Filling to cask
The spirit collected at 68%ABV is measured and diluted down to 63.5%ABV using Crosshill loch water. It is then filled into a mixture of casks, we use sherry and bourbon mainly, hogsheads and butts, but we also use some more unusual wood types such as Port, Madeira and Rum. Once filled, the casks are transported to Springbank distillery, by tractor, for maturation.
The spirit cannot be called whisky until it has been matured in Scotland for at least three years. We mature our whisky in two types of warehouses, rack and dunnage warehouse. The dunnage warehouse is an old traditional style warehouse with earth floor and sticks for stacking aid, the casks are piled no higher than three casks high. The rack warehouses are more modern and have steel frames that can take up seven casks in height. This is the more space and cost efficient way of maturing whisky. Our first casks were laid down in 2004, we are currently bottling every year but we’re keeping some whisky behind to grow older. Once the whisky reach 12 years old in 2016, we’ll be bottling what will become our flagship whisky. However, we will be continuing to mature some casks further for exciting future releases.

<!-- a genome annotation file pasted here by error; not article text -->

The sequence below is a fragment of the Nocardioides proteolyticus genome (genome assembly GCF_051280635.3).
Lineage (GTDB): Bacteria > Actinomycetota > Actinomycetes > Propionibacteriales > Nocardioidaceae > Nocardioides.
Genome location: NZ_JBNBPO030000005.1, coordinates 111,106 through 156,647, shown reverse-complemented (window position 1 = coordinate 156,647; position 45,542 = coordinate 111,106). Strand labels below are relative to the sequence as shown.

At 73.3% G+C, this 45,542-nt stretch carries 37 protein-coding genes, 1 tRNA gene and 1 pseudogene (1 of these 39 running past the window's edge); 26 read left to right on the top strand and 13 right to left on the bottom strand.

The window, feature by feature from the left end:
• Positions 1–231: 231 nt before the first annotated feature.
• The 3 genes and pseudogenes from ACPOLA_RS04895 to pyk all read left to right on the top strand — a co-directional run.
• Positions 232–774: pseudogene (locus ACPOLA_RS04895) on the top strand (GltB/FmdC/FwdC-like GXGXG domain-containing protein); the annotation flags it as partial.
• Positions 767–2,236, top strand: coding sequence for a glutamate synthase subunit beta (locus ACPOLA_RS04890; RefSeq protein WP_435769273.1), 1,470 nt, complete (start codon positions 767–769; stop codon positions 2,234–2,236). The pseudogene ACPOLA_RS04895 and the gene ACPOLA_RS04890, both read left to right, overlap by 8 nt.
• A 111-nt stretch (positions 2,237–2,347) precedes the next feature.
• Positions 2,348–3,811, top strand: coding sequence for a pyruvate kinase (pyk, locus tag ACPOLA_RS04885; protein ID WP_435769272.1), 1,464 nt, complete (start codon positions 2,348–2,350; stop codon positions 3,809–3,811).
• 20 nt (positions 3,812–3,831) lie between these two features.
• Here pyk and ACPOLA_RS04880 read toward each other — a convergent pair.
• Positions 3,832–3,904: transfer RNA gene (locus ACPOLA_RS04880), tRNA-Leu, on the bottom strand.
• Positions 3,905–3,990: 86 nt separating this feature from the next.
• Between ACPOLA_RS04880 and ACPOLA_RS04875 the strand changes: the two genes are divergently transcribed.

Once our whisky has matured for the required time, it is time to bottle. We use the bottling facilities at Springbank distillery. The casks are selected for bottling and vatted together with water from Crosshill loch to a strength around 2%ABV above the required bottling strength. We leave our casks now to “marry” the water and whisky together for up to six months prior to bottling. Once the marrying has been complete, the casks are emptied in the bottling hall and the whisky fed through the bottling line. We have a semi automated bottling line, each stage is manned by a person so we have every attention to detail covered. Not at any stage during bottling do we chill filter our whisky, neither to do we add any caramel colour to the product. Our whiskies are normally bottled at 46%ABV, but some are left at cask strength.
- The Barley
- The Malting
- Filling to cask